I've been longing to write about my trip up North for the wedding in Newcastle of my great-niece to a descendant of John Wesley (and also an exciting few days after that exploring my ancestry - but more of that later). The mother of the bride was my eldest sister's daughter, who died in 1984. I was the fifth in a family of seven!
My journey from Caversham began with a taxi ride that met with all kinds of unusual delays, leaving me with only 6 minutes to catch my train at Reading Station. There, a message was sent to ask the train to wait for my arrival and the porter whisked me quickly to the lift. But there we met another setback. The lift wouldn't come, no matter what the porter did. When it eventually came, it had been loaded up with goods by railway staff and, of course, had to be unloaded before we could get on board. So my train departed, just as I stepped out of the lift on to the platform.
That was a through train, with no changes, and missing it meant that I had to change at Birmingham New Street Station, which is notorious for difficult change-overs. However, the rail staff there, having been alerted of my plight, could not have been kinder or more helpful. I was being met at Newcastle by my nephew (son of my second eldest sister), who also lives in Newcastle, and I was glad that I had my mobile with me to tell him that I would be half-an-hour later than planned. Alas, the jinx on my journey continued when I couldn't get a signal for his mobile phone. Fortunately, he was still waiting for me when my train arrived - to our mutual relief.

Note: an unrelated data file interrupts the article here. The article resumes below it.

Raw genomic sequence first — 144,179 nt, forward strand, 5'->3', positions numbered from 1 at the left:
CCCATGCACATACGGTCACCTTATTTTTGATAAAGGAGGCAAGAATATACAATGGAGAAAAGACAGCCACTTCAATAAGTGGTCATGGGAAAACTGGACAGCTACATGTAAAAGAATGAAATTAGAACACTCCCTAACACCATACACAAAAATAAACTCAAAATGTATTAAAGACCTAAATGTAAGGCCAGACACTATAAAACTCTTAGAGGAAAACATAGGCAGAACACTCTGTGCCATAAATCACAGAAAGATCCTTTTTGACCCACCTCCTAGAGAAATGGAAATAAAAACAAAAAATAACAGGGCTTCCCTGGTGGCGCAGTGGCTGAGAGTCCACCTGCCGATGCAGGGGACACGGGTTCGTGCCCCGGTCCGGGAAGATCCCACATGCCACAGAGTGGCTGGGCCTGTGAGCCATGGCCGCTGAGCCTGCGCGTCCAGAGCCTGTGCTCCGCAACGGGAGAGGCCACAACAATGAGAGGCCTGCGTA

My nephew had been a Town Planner for Gateshead before retirement and the first thing he did was to drive me along the quayside, explaining all the bridges and their history and showing me the buildings on the Gateshead side that he had had to deal with at planning stage. As well as the bridges, for which Newcastle is famous, I was most impressed by The Sage, an international home for music and musical discovery, and its extraordinary architecture, enhanced by its reflection in the water of the Tyne. He said he had been concerned that it should not overshadow the nearby church. My nephew then took me to the Travelodge where the bride's mother and aunt and I were to stay the night, ready for the wedding the next day.